the Harbour Arts Centre
story of the Harbour Arts Centre from 1965
as published in booklet form in 1987, with an extra chapter covering 1987 – 2007, now here on the Web
APPENDIX 3: THE FINANCES 1968 & 1986
Total income 1968 £ 662. 15s. 4d.
Total expenditure 1968 £ 578. 6s. 0d.
recoverable from Scottish Arts Council)
Club and Company have separate accounts, but the details are combined here. The percentages show the five main sources of (net) income.
Total income 1986 £ 18,325.23
Total expenditure 1986 £ 18,115.56
end of year balance was £ 1007.81
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APPENDIX 4: AMATEUR to PROFESSIONAL
has been the training ground for a number of people who have gone on to join
the world of professional theatre and entertainment. The following are some
ALAN BLACK - Best remembered from “The Crucible” and “The Hostage”. Took the teaching course at the Royal Scottish Academy of Music & Drama, had a few parts in Scottish theatre and television productions, and acted and directed at the Glasgow Arts Centre.
IAN McPHERSON - Took the acting course at RSAMD, has appeared in several BBC productions. Using Equity name “Ian Lauchlan”, he is seen regularly in Play School.
JAMIE GARVEN - Directed at Spectacle Theatre in Cardiff and is also a touring guest director.
ANDY BAIRD - Did the technical course at RSAMD, sound and lighting at Pitlochry Festival Theatre, and is now a sound supervisor at Scottish Television.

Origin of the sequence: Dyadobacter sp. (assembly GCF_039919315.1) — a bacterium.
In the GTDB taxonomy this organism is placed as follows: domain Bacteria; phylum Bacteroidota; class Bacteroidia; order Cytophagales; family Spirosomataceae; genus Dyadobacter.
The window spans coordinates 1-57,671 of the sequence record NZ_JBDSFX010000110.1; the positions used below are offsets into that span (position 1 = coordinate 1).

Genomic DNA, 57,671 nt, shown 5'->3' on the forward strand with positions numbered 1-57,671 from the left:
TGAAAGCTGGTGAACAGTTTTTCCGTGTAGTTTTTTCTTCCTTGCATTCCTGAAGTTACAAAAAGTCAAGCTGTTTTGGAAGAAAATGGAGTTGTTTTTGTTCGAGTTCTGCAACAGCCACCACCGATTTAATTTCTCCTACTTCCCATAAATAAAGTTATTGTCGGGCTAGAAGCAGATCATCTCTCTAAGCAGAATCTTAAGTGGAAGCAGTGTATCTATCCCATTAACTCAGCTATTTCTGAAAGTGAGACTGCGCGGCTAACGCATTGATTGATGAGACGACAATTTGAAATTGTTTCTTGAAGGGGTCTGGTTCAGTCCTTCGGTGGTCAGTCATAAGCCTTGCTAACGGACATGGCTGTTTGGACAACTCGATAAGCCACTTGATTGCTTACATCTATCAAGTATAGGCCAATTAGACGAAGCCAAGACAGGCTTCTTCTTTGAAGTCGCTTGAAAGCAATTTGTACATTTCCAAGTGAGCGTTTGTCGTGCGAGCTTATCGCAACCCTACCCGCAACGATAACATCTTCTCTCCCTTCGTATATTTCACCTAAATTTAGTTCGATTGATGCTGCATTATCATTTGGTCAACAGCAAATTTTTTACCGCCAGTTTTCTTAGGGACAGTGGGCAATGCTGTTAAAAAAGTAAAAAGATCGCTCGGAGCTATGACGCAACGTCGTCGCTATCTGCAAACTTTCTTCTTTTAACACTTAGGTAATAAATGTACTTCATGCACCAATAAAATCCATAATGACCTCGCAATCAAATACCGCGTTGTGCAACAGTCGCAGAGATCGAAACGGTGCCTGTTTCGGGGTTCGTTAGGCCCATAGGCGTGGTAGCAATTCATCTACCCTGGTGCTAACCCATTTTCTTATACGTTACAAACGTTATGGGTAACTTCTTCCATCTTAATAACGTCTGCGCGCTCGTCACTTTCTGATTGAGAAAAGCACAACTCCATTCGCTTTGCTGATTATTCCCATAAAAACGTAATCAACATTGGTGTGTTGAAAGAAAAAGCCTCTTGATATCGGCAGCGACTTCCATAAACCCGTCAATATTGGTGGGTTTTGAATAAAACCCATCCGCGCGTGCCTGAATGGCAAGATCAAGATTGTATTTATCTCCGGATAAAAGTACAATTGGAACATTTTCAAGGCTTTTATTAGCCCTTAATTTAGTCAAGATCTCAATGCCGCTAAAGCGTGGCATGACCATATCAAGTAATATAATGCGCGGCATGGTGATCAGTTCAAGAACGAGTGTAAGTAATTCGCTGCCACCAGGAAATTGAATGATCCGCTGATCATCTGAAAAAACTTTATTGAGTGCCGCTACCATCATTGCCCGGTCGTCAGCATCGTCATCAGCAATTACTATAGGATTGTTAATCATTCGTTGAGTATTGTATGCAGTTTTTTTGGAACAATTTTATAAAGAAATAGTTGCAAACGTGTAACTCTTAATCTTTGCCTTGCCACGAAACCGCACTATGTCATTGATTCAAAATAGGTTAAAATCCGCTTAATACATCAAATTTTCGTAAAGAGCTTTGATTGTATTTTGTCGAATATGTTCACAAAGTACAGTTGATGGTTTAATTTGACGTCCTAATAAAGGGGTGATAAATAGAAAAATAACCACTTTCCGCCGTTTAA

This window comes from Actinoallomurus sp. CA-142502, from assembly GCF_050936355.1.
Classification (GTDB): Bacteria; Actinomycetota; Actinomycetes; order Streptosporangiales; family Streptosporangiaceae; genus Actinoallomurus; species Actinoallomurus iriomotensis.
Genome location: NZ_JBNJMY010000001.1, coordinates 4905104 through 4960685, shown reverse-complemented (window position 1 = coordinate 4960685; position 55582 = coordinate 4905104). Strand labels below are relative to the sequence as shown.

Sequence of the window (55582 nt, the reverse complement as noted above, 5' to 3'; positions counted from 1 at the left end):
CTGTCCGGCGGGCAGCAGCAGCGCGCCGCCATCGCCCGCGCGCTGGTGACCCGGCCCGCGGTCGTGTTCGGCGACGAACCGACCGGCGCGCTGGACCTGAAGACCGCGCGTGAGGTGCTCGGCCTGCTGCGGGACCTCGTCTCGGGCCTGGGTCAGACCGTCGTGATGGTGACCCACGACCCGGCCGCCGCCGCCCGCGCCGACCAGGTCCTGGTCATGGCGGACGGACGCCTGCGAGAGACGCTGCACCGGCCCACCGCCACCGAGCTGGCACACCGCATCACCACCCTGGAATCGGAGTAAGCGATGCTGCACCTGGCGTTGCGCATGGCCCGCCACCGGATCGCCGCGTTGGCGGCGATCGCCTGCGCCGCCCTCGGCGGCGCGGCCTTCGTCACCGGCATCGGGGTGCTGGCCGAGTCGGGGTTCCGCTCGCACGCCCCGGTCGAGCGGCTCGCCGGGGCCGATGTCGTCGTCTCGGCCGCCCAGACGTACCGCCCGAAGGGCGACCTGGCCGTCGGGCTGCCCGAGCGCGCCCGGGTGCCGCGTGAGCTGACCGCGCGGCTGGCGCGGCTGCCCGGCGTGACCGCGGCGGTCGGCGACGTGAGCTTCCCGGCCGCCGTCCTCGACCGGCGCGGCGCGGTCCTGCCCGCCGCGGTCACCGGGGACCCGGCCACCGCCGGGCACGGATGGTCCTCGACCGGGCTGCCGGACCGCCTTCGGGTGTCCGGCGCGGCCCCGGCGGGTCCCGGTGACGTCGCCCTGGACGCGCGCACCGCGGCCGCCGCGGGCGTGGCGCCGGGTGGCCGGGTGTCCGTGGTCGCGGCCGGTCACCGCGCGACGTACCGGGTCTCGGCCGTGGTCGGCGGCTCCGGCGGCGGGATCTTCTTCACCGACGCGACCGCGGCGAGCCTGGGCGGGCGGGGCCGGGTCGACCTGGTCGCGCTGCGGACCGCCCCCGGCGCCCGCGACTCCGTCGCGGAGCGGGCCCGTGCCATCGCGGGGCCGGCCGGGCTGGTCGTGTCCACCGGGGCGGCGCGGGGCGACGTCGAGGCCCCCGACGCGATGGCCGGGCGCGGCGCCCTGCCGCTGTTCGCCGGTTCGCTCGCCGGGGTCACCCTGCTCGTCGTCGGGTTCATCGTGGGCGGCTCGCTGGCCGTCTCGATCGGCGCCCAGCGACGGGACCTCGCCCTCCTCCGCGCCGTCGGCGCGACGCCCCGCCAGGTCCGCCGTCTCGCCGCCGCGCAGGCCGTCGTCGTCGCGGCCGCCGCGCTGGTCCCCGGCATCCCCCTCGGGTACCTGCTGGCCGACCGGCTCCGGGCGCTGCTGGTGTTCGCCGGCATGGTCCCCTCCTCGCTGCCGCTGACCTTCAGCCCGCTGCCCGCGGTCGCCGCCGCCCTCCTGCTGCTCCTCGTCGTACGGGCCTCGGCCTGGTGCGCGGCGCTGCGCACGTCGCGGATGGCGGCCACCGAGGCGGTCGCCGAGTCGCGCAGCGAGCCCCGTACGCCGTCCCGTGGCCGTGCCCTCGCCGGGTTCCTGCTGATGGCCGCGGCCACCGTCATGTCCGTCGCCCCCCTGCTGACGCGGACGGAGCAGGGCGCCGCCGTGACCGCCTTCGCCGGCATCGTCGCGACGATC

SIMON TUTCHENER - Did the technical course at RSAMD, assistant stage manager for MacRobert Arts Centre and stage manager for Borderline, and is now recognised as one of the top rock concert lighting designers in Europe, having toured the world with practically everybody!
ROLAND (now RON) EMSLIE - Took the acting course at the Central School of Drama in London, was George Cole's lazy son in two series of BBC2's “Don't Forget to Write”. Also appeared in “Brushstrokes” and advertised a well-known brand of beer!
NIGEL WYDYMUS - Did the technical course at RSAMD, worked for a while with Scottish Ballet touring the Highlands, and is now in charge of technical facilities at all council-owned theatres and arts centres in Bradford.
ANDY LONG - Joined in the days of the Junior Drama group and was in practically everything after that. Studied at the Bristol Old Vic school, and has since had several acting jobs, including a year in the resident company of a small theatre.
RODDY KENNEDY - Divided his time between HAC and Stewarton Drama Group. A past presenter of STV's monthly Arts programme.
DALE EVANS - Took the stage management course at Queen Margaret's College in Edinburgh, worked in various theatres in England, became stage manager at the Lyceum, Edinburgh, and now works for Granada TV.
ERIC POTTS - Now at Bristol Young Vic. Started in school drama, played several parts in Harbour Theatre. Has a tremendous comedy timing and is a master of ad lib.
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APPENDIX 5: extracts from Harbour Theatre reviews
“Strong individual performances were given by Marion Gibson,
Shelagh Tutchener, Ronald Alexander and William Barr, ably supported back-stage
by Ernie Cave operating a complicated lighting plot. Given the encouragement
and support of the people of Irvine, we can look forward to first class performances
by the group in the future.”
“The Baikie Charivari” (October, 1968)
“They threw themselves into their roles with a most refreshing